A health worker in protective gear peers from a tent which was constructed to test people for COVID-19 outside the Brooklyn Hospital Center in Brooklyn, New York City, U.S., Mar 27, 2020. (Photo: REUTERS/Andrew Kelly)

The preferable outcomes we should be aiming for, broadly speaking, are reductions in the number of infections, cases or deaths, but there are some subtleties within that.

Countries may want to develop a focus, whether reducing onward spread from imported cases, keeping case numbers low for a period of time (until vaccine available, for example), or ensuring that the number of cases needing hospitalisation, ventilators and ICU beds at any time is not higher than what is available at that time (essentially, flattening the curve).


In order to achieve each outcome, there are a range of actions that can be taken. Some examples from around the world include physical distancing, movement restrictions (local, national and international), closing schools, testing and isolation of cases, contact tracing and isolation of individuals with underlying health conditions.

The decision on which actions to take lies with respective governments, but as members of society, some of these are actions we have to take.

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We need to be clear about how each action is helping achieve the outcome. The actions listed above will limit the numbers of infections and cases.

Other actions will alter the outcome in a slightly different way, by changing the healthcare capacity to deal with cases, for example, increasing numbers of beds or ventilators available, or by reducing burden of other diseases.

There are of course constraints on what actions can be taken, for example current testing capabilities, current contact tracing systems, social norms and what a population will follow, and authorities’ ability to enforce restrictions.

Each country’s action have been taken within their own unique constraints and what has been deemed possible.

Healthcare workers hand off a biohazard bag at a coronavirus testing site outside International Community Health Services in the Chinatown-International District during the coronavirus outbreak in Seattle, Washington, on Mar 26, 2020. (Photo: REUTERS/Lindsey Wasson)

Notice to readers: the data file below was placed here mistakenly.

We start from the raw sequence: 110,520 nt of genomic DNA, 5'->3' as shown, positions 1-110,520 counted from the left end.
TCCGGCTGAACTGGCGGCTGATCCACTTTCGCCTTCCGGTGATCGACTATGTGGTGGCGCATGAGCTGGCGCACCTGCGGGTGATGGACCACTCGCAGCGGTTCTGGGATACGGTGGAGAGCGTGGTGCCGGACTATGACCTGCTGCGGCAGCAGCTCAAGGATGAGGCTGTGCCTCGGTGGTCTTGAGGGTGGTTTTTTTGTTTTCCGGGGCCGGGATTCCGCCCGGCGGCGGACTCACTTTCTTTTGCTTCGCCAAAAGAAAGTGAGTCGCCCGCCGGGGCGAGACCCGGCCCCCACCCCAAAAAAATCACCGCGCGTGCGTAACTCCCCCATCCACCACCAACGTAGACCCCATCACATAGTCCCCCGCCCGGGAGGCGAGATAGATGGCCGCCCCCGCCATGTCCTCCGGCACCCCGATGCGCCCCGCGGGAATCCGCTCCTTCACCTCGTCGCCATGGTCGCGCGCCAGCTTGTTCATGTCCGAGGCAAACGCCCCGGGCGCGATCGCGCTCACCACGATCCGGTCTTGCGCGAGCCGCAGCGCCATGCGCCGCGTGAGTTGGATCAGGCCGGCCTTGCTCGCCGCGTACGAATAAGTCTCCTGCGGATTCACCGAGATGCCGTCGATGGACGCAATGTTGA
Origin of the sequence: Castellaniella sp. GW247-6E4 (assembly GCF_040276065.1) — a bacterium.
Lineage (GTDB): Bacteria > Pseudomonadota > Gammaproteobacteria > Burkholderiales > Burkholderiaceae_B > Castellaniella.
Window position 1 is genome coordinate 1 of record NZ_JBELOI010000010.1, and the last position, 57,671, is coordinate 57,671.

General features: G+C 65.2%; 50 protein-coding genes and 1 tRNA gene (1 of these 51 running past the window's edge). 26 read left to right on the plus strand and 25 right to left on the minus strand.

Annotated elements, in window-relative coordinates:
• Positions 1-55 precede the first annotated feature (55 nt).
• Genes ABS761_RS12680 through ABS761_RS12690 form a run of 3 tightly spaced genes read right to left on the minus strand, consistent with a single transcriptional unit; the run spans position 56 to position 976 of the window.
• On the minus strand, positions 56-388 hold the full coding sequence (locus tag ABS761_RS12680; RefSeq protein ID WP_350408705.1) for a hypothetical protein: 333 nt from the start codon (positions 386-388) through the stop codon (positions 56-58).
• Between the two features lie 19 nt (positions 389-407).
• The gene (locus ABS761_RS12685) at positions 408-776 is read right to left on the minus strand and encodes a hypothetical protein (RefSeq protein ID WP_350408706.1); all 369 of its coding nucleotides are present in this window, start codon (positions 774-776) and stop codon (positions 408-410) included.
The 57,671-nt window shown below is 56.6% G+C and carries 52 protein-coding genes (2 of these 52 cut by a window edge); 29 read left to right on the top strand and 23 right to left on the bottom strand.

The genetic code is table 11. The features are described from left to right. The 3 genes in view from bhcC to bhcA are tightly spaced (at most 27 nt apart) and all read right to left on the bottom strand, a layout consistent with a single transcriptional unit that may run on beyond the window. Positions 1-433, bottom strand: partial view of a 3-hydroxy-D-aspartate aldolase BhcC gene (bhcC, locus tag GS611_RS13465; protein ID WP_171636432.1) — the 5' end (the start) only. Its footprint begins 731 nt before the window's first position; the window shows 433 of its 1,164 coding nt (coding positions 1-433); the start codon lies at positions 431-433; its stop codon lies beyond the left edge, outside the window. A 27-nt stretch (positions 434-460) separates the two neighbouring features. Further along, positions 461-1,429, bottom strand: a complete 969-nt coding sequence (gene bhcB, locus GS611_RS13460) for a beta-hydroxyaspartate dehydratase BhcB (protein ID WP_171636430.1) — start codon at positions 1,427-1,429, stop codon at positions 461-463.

For example, the UK government argued it couldn’t bring in strict measures early as people would tire of them.

Singapore has been carrying out rigorous testing and aggressive contact tracing, but this was not deemed possible in other countries, due to constraints of the contact tracing systems.

These constraints may be real, but they may be moveable, either by the mobilisation of resources, or by updating the mental model about what is possible. This has already been clearly demonstrated, as actions that seemed impossible only four months ago, such as keeping vast amounts of people under lockdown, are now happening around the world.

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Constraints also must be viewed in the context of the outcome of inaction.


The actions taken to improve the outcome will also have other consequences. For physical distancing or movement restrictions, consequences will include isolation and loneliness, loss of income, more people needing to do online shopping and those with unstable home environments left at increased risk.

For school closures, the consequences may include key workers staying home to look after children, or children spending more time with vulnerable grandparents. For both of these actions, there will also be wider economic impacts, particularly on smaller businesses. 

Some of these consequences feed directly back into the disease outcomes, for instance, if healthcare workers must stay at home to look after children, which has lead the UK to keep schools available only for children of key workers.